Medical marijuana shortages in Illinois reported at dispensaries since legalization

CHICAGO (WLS) -- Not everything has been running smoothly since recreational marijuana became legal in Illinois. Despite promises from lawmakers and protections built into the law, there are some shortages for patients seeking marijuana to treat medical conditions.

Medical marijuana patient Neal Gerber tried a new cannabis product Monday because his dispensary is out of some of the products he bought before the market opened to recreational users.

"Sometimes the shelves don't have what they used to or they are sold out," he said. "I adapt."

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While Geber is happy to try something new, other patients have complained about the lack of supply.

The Illinois recreational marijuana law mandates dispensaries must have enough product for their medical patients on hand, but some are finding it is not the same pot product they were buying to treat their conditions.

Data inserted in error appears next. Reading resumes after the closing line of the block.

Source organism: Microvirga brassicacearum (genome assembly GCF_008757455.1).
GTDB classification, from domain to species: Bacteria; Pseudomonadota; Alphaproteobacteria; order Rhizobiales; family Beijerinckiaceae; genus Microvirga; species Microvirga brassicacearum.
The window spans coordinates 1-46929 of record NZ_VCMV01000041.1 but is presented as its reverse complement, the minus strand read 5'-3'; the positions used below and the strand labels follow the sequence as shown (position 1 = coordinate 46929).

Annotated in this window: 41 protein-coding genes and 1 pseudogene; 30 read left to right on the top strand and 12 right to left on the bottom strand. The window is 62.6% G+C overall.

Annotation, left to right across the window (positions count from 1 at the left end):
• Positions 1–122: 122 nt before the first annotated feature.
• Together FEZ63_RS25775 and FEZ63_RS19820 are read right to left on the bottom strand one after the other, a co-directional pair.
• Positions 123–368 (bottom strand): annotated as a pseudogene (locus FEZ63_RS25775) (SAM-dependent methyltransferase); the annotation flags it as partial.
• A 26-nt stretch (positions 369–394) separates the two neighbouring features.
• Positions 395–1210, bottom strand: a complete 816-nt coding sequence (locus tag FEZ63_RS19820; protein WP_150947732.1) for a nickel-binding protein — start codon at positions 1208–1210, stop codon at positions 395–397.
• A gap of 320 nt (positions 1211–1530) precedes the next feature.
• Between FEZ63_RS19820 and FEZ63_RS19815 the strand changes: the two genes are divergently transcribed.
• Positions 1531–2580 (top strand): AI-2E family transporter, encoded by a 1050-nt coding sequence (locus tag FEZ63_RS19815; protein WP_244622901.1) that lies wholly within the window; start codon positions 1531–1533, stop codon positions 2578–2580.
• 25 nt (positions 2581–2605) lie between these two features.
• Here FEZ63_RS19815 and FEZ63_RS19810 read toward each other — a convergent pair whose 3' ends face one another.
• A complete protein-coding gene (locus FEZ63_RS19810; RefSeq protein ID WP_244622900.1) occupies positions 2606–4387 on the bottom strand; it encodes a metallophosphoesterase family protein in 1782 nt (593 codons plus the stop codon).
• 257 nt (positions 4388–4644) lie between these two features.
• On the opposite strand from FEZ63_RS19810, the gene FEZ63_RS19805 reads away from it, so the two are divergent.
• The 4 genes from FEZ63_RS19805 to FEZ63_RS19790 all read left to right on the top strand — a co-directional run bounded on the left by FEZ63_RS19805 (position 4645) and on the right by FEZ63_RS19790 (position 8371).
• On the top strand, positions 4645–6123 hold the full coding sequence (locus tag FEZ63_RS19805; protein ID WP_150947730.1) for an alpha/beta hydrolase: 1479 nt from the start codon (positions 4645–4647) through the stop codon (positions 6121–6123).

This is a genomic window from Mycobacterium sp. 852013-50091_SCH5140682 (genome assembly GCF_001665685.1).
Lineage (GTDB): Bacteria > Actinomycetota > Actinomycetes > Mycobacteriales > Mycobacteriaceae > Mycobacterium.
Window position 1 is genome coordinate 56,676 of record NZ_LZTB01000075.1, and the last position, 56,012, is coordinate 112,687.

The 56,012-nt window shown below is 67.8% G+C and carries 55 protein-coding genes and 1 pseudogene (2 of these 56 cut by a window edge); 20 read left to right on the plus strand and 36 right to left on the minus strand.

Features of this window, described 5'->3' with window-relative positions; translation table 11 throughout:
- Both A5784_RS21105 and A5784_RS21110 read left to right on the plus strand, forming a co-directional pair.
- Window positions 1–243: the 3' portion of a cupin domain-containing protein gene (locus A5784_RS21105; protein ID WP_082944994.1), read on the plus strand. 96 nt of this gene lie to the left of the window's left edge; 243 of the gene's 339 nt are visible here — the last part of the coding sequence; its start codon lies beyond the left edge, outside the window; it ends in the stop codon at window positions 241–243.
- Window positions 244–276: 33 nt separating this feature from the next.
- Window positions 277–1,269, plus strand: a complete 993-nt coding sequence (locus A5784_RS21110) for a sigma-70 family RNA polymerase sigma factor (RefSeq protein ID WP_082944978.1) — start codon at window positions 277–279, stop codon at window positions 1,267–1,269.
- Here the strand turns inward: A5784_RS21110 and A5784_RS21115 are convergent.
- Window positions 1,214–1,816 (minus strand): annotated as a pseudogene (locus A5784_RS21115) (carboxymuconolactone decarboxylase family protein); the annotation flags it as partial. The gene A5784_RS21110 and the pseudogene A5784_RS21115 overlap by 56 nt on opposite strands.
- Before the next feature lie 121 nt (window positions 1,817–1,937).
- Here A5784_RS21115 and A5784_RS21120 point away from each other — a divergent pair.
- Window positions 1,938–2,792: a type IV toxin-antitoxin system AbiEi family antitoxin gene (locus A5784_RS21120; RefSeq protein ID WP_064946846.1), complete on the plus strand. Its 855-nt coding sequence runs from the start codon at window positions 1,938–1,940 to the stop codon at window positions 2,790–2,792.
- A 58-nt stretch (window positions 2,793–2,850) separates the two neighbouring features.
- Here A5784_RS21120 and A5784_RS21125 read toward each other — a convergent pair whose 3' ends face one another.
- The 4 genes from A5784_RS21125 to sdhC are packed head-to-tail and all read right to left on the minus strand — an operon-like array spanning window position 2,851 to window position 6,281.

"We do want to protect medical patients, and that certainly has been the goal, so we all share frustrations they are not having complete access to the product the way they need," said State Senator Heather Steans (D-Chicago), who helped craft the bill.

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Lawmakers anticipated a shortage for recreational users, but hoped it would not affect medical patients. Steans said the combination of a recent expansion of the medical program, high demand by recreational users, and the existence of only 21 cultivation centers in the state have made it challenging.

She said the Pritzker administration is working on data to see where the problem lies.

"Is it that the suppliers are producing it but not selling it to the medical dispensaries the way they should, or is it they just don't have enough?" she said. "We will be tweaking it the best way we can."

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The state has been and will be issuing fines to dispensaries and cultivation centers if medical patients are not getting what they need. In the meantime, patients like Gerber said as long as they are getting something they will be patient.

"I'm open-minded to trying new items," Gerber said.

More cultivation and craft grower licenses will be awarded in the next few months. Sen. Steans said it will probably take a year before a supply shortage is no longer an issue.

With a managed growth approach to legalization, lawmakers expected it to take time to work out the kinks.
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